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Star Fighters

Star FightersStar Fighters by Robert E. Mills
Tower Publications, 1978
Price I paid: none

Picking up where STAR QUEST left off, STAR FIGHTERS, second in the “Star Quest Series,” once again finds Red Rian, Lady Nila, and Dann Oryzon locked in mortal combat with the Dark Emperor and his evil captain, Lord Blorg.

In a last great assault on the dreaded Death Legion, the three spacefighters find unexpected friends—and enemies!—out among the stars.

Can they break the Dark Emperor’s power over the universe, or are they just expendable toys in Ylang-Ylang’s vicious galactic game?

And so here we are, back for another round of wonderful Star Quest action. What new things will we learn to detest in the thrilling sequel?

Ooooh boy.

A few things to kick off the review, though:

Two people, including Philip, who sent me this book, have pointed out that Ylang-Ylang is an actual word. Specifically it’s a plant. Now, I know you’d expect a plant that has lent its name to the Dark Emperor to be poisonous or carnivorous or something, but no, it’s pretty and it smells nice. It’s used in aromatherapy and as an ice cream flavoring (although Wikipedia has a [citation needed] on that last fact).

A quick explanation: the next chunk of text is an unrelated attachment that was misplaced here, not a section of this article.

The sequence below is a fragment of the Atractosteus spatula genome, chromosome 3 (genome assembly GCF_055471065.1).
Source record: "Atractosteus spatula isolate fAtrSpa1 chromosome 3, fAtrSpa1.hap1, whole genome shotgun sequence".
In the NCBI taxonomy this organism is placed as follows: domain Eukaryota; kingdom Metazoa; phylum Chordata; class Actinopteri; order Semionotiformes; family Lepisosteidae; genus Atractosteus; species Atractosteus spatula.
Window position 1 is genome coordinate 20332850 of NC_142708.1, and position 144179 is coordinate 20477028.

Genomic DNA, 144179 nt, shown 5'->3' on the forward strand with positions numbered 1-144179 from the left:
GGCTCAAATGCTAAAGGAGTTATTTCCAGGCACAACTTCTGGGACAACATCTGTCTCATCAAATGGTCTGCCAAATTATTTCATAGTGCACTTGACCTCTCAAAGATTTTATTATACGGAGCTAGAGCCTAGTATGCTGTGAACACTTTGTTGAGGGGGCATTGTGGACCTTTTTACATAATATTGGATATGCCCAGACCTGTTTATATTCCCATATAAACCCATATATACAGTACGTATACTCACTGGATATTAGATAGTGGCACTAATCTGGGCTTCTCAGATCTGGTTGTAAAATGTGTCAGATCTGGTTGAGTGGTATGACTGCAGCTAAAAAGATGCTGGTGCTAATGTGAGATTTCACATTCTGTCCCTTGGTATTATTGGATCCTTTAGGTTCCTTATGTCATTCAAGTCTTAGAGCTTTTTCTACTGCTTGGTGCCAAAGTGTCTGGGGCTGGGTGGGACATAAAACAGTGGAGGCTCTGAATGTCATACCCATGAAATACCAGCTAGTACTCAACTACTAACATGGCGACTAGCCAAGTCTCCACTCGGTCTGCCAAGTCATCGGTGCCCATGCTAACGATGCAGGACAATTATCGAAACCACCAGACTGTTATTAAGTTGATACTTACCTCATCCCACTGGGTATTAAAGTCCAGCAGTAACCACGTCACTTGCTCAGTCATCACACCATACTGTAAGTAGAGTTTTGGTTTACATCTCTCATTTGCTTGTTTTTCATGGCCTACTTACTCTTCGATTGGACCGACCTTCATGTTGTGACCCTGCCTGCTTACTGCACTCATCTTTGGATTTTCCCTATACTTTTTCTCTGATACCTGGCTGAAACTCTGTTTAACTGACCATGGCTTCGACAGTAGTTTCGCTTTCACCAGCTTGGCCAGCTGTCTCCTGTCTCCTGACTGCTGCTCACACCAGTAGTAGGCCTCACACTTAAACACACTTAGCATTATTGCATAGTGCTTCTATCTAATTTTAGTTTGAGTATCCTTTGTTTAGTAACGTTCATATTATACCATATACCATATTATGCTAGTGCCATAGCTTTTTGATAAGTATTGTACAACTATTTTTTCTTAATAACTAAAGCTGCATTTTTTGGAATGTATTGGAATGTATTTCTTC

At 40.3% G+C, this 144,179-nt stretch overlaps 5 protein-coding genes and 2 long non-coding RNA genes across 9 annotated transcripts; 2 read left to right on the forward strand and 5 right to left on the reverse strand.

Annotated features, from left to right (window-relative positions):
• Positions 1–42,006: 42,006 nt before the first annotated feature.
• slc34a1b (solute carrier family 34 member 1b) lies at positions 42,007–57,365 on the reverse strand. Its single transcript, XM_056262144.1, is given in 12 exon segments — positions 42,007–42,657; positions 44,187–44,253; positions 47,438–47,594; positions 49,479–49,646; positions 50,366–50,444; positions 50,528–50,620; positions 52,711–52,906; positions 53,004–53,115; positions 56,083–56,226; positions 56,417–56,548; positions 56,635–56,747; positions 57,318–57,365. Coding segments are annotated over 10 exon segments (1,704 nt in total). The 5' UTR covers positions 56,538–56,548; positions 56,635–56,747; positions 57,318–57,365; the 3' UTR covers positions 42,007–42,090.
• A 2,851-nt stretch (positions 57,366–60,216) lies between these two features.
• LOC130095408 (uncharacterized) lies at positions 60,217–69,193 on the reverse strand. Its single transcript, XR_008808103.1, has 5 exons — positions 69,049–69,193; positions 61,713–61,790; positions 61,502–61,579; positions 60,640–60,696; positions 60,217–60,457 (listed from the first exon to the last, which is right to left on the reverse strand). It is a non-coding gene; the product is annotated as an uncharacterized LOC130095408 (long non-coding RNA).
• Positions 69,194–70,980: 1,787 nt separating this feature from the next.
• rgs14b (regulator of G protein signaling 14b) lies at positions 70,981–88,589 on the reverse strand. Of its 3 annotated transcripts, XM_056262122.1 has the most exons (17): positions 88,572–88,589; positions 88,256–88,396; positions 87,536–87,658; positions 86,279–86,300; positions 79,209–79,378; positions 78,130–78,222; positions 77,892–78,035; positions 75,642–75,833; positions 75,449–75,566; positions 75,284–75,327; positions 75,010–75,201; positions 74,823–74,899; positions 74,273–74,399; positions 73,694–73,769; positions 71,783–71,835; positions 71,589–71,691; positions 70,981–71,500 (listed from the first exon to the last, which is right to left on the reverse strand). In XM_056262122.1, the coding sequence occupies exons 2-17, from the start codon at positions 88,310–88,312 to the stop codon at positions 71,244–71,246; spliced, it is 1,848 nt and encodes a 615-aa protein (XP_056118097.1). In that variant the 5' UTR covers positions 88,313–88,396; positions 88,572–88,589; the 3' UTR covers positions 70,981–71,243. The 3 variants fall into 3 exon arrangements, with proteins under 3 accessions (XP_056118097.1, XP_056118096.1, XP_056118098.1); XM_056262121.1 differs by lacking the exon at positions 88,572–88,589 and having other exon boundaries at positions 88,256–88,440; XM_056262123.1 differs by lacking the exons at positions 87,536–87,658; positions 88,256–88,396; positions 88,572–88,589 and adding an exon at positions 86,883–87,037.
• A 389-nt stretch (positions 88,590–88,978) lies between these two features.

The other thing that came up was in the comments on the last review, by a fellow or lady calling him- or herself Drusus, who asked if the silliness and ridiculousness of Star Quest might mean that it’s a stealth parody.

I’ll have to admit, I hadn’t considered that idea while I was reading the book. I put a little thought into it while reading Star Fighters and I’ve come to the conclusion that while the book wasn’t meant as a parody on the publisher’s side, I feel like the author had an ax to grind with the science fiction community. The more I think about it, the more I feel like these books were written as a mockery of science fiction by somebody who knows nothing about the genre and/or actively dislikes the genre but still needed to collect a check.

So Star Fighters has a few interesting things of its own going for it. It lost the Star Wars scroll effect on the back cover, but it brought in something else that I thought was interesting.